By Thomas Negron
This past Sunday, Bill Belichick did the unthinkable, he chose to kickoff in overtime. Controversy erupted as there seemed to be communication errors between the referees and Patriots Special Teams Captain Matthew Slater. However, after the game, Coach Belichick did stand by his decision to kickoff. He was hoping his defense would be able to stop the Jets quickly and give the offense better field position than a normal kickoff. Was this unorthodox decision really the correct one to make?
Above are the breakdowns of drives that started with a kickoff for the Jets Offense and the Patriots defense this season, before yesterday’s game. Both sides are better than each other’s average opponents. This data relates to the following probabilities:
Finding an exact probability for certain events is difficult here, as the Jets offense and Patriots defense interact. It does seem reasonable to say that both sides would perform worse than these probabilities imply due to the skill of their opponents. The probability that the team gets less than 20 yards would imply that the Patriots get the ball in a position better than the 20. This is based on a net punt average from Ryan Quigley of 36.3 yards.
However, with the new rules in overtime, unless a touchdown is scored, both teams get their chance on offense. Due to this, the only truly bad outcome for the defense would be the offense scoring a touchdown. If anything else occurs, the offense will get a chance to at least match the other team. In fact, it is probably better to have the ball second so that you know if you need to score a field goal or not, allowing you to go for it on fourth down.
Therefore, the decision on whether to receive or kickoff should be based mainly on the probabilities of touchdowns for the two sides. Similar drive statistics with the Patriots offense and Jets defense give us the following probabilities:
The probability breakdown between offense and defense is pretty similar for both decisions. While the Patriots are the one of the top scoring offenses in the NFL (third), they are still not very likely of driving 80 yards to score a touchdown to start overtime against the eighth best scoring defense in the NFL. This also holds true for the Jets offense (12th best scoring offense) and the Patriots defense (6th best scoring defense).
Ben Zauzmer has already looked into the effect of new overtime rules for HSAC. We can use this idea of Monte Carlo simulations to see if Belichick made the right decision to receive. The Monte Carlo simulation gives us a matrix with the probabilities that the receiving team will have the following point differentials at the end of overtime: -6, -3, -2, 0, 2, 3, 6. I conducted simulations for both decisions, finding the probability of each of these outcomes after 6 total drives (3 drives each). As Zauzmer explains, this is the number of expected drives, based on the length of an average drive, if the overtime went the full 15 minutes. I used probabilities associated with each offense and each defense separately. The offense-probability model will underestimate the likelihood of a tie, and overestimate the importance of having the ball first, while the defense-probability model will do the opposite. The matrices below are the stationary distributions for all the possible outcomes (again, corresponding to the point differentials of -6, -3, -2, 0, 2, 3, 6):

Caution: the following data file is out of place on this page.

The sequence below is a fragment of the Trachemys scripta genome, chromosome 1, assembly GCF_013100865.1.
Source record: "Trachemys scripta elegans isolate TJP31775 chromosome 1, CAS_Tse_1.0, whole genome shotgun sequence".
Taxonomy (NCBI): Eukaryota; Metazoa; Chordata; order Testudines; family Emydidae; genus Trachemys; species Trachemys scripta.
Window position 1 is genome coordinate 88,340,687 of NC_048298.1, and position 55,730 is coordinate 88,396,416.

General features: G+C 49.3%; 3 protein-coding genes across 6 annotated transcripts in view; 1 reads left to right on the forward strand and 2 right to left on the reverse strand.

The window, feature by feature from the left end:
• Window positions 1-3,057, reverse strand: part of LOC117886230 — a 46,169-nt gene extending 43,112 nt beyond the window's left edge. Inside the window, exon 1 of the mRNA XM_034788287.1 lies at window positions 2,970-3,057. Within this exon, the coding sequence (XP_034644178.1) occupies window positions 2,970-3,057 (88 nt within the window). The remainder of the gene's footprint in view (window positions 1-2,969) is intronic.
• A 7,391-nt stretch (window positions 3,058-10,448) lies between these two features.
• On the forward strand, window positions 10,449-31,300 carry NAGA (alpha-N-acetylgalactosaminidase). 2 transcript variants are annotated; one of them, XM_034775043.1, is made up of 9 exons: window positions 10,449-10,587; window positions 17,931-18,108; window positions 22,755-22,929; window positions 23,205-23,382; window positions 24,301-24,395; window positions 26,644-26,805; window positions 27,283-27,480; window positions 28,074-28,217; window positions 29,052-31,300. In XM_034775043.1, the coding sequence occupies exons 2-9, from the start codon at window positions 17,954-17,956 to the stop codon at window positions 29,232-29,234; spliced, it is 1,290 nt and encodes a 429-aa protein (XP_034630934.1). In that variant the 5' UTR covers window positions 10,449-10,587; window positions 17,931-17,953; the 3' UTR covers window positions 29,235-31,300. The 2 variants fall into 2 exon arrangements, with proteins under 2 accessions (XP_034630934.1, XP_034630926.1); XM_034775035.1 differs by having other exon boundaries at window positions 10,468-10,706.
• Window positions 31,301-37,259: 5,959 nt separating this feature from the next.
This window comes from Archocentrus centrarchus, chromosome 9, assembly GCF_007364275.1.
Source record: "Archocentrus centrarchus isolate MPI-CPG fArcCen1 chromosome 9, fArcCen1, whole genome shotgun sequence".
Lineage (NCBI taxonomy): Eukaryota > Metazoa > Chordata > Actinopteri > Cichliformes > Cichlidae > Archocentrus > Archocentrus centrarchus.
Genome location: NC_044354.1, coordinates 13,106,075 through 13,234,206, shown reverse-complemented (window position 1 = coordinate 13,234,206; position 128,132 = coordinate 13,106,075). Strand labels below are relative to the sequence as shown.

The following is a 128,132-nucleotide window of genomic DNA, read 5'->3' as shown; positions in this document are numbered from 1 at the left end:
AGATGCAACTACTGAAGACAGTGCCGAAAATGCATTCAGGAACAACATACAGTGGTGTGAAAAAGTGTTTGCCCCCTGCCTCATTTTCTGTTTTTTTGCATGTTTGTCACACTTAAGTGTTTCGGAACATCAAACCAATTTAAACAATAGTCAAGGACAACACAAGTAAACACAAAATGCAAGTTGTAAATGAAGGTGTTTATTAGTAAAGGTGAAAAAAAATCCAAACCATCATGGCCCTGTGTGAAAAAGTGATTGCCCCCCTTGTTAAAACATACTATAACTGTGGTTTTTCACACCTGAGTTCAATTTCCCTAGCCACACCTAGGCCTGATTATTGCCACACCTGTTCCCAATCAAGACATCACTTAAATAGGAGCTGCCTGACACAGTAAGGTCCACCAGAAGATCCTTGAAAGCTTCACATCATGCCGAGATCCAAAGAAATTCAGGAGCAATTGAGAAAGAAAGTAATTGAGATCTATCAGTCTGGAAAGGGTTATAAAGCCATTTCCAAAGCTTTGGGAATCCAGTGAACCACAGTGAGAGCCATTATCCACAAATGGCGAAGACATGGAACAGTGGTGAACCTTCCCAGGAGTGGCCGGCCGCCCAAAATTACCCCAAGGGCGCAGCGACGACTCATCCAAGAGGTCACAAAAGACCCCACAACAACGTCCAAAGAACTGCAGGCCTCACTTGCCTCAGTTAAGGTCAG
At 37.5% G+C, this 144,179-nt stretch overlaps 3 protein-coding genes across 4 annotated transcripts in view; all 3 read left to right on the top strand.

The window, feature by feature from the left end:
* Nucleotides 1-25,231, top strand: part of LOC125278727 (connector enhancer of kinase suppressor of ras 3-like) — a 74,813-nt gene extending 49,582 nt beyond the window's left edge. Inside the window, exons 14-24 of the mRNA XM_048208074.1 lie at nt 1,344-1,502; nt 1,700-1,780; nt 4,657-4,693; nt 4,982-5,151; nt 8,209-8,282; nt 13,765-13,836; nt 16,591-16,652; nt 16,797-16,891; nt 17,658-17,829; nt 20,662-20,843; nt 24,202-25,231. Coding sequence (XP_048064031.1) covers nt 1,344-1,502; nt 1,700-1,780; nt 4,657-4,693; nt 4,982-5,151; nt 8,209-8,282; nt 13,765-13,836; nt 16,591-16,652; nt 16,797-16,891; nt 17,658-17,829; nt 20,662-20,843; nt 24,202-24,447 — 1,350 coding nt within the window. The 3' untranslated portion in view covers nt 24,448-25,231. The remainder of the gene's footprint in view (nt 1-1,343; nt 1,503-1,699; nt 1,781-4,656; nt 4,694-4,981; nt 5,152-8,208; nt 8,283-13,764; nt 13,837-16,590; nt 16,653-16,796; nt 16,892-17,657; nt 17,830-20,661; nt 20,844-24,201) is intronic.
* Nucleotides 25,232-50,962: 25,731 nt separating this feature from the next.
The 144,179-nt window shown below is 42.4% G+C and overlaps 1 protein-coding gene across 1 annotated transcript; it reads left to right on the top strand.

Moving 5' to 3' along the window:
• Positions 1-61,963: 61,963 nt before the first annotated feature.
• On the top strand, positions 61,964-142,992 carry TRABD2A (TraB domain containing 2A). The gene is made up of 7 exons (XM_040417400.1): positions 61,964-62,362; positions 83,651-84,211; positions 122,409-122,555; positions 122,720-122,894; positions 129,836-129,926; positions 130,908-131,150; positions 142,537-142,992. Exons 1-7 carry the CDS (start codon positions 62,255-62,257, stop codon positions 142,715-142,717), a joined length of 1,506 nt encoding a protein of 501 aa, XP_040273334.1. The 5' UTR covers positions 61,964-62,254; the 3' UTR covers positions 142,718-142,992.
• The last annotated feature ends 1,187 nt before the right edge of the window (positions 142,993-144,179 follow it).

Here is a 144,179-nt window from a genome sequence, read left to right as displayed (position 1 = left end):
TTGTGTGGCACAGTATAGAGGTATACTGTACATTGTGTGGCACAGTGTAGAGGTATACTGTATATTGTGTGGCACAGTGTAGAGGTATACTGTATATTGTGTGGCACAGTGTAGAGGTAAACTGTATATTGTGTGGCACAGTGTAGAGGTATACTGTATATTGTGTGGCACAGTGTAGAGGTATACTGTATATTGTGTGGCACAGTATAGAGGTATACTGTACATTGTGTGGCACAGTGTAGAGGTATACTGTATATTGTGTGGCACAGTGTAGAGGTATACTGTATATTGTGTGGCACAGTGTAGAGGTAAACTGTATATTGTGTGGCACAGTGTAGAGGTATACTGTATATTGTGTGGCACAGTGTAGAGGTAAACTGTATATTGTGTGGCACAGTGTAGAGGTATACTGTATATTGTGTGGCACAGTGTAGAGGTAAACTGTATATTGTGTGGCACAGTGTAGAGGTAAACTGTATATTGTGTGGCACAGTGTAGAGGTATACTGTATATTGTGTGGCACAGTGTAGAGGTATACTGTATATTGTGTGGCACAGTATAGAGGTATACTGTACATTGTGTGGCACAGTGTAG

Jets Receive: [0.3259 0.1671 0 0.0262 0 0.1258 0.3549]
Patriots Receive: [0.1891 0.1768 0 0.0247 0 0.2300 0.3795]
Jets Receive: [0.2299 0.2279 0 0.0699 0 0.1789 0.2935]
Patriots Receive: [0.3014 0.1506 0 0.0790 0 0.1828 0.2863]
We can add these numbers up to get the probability that the Patriots win in each scenario. The offense-based model gives the Patriots a 49.3% chance to win if they defer and a 60.95% chance to win if they receive the kickoff. The defense-based model gives the Patriots a 45.78% chance to win if they defer and a 46.91% chance to win if they receive.
Based on these probabilities, it seems that Belichick did in fact make the wrong decision here, regardless of which probabilities are used. While Belichick will always be known as a coach who likes to think outside of the box, he has over thought this one. After two overtime losses this year, it will be interesting to see Belichick’s strategy if the Patriots go into overtime in the playoffs. It is impossible to predict what Belichick will do, but it is clear what he should do in most cases: elect to receive.